She kept the seat. “Other things do annoy Diane – reporters saying things about her that aren’t true, people talking down to her,” one friend tells me. “But with [the schooling] I think she was very happy with that deal and to take that blow.”

Then, in 2010, Abbott’s career began a surprising second act: a bid for the party leadership. Activists and commentators felt uninspired by the choice in front of them – Ed Miliband, David Miliband, Andy Burnham and Ed Balls, four former special advisers from the New Labour era. Abbott called them “geeky men in suits”. Harriet Harman, in particular, was keen that the contest should not be an all-male field. Her support swayed Abbott. “If you had to pick one person, it was her,” she says, “because she was more mainstream.”

David Lammy set up a meeting between Abbott and David Miliband. The front-runner told her that, if she were a vote short in the nominations from MPs, he would vote for her. “But because it was David Miliband, I didn’t believe him.”

The elder Miliband had his own reasons for backing her. He believed that having her on the ballot would deprive his brother, Ed, of valuable support from the left. This was also the calculation that allies of Yvette Cooper made about Corbyn in 2015. “David’s legacy,” the Wakefield MP, Mary Creagh, wrote five years later, “made it normal – Blairite, even – to put a left-winger on the ballot to ‘have a broad debate’.’’

Of Corbyn’s campaign, Abbott says now: “I knew he’d do well, because what people missed is that had it been one person, one vote [in 2010], I’d have come third.”

Had the unions and the MPs not had a disproportionate influence on the result, she says, “I’d have beaten Andy Burnham, I’d have beaten Ed Balls. I’d been to 53 hustings – most Labour people are where Jeremy and I were. I knew there was much more left-wing sentiment in the Labour Party than the lobby thought.”

As a result of Corbyn’s victory in 2015, she is shadowing one of the great offices of state in what once looked like her final term in parliament. Her policy priorities as shadow home secretary are broad but include her favoured subjects of police reform and anti-racism. “I want to help shape the debate on migration,” she tells me. “I think we’ve had a very vacuous debate.”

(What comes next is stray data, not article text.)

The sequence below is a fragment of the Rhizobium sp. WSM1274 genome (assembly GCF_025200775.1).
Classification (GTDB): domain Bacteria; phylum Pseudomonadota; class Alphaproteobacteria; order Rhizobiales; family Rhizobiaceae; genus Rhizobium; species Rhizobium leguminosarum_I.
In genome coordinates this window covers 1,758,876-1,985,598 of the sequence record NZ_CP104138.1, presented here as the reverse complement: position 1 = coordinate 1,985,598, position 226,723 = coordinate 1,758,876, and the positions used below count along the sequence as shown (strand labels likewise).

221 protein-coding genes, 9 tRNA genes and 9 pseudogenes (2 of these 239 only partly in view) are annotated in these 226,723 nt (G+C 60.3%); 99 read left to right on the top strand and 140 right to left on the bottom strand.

That has put her at odds with the shadow chancellor, John McDonnell. Though both are long-time friends of Corbyn, their relationship is not warm. Allies believe that the division stretches back to the late 1980s, when McDonnell – then outside parliament – gloried in not going “soft” in the manner of Neil Kinnock. Abbott attracted suspicion, in part because of her early conversion to a pro-European position. Many believe that McDonnell never embraced the European project. He has ruled out opposition to Brexit and is behind the toughening of the party’s line on immigration. Abbott, privately and publicly, is determined to hold Labour to a more open and pro-immigration position. She has said that Labour cannot win as “Ukip-lite”, a coded rebuke to McDonnell.

The shadow chancellor is the only MP with a comparable influence to Abbott’s on Jeremy Corbyn and, thus far, the Labour leader has struck a middle path on migration, supporting Abbott’s line that the single market cannot be traded away for restrictions on the free movement of people but stopping short of a full-throated defence of free movement in principle.

As well as winning that internal battle, Abbott faces the task of landing more blows on Amber Rudd than her predecessors – Andy Burnham, Yvette Cooper and Ed Balls – managed against Theresa May when she was the longest-serving home secretary in a century, transforming the reputation of a department once regarded as a political graveyard. Not many give Abbott much chance of success but, as always, she believes in herself and thinks that she’s up to it.

Stephen Bush is special correspondent of the New Statesman

Stephen Bush is special correspondent at the New Statesman. His daily briefing, Morning Call, provides a quick and essential guide to British politics.

This article first appeared in the 12 January 2017 issue of the New Statesman, Putin's revenge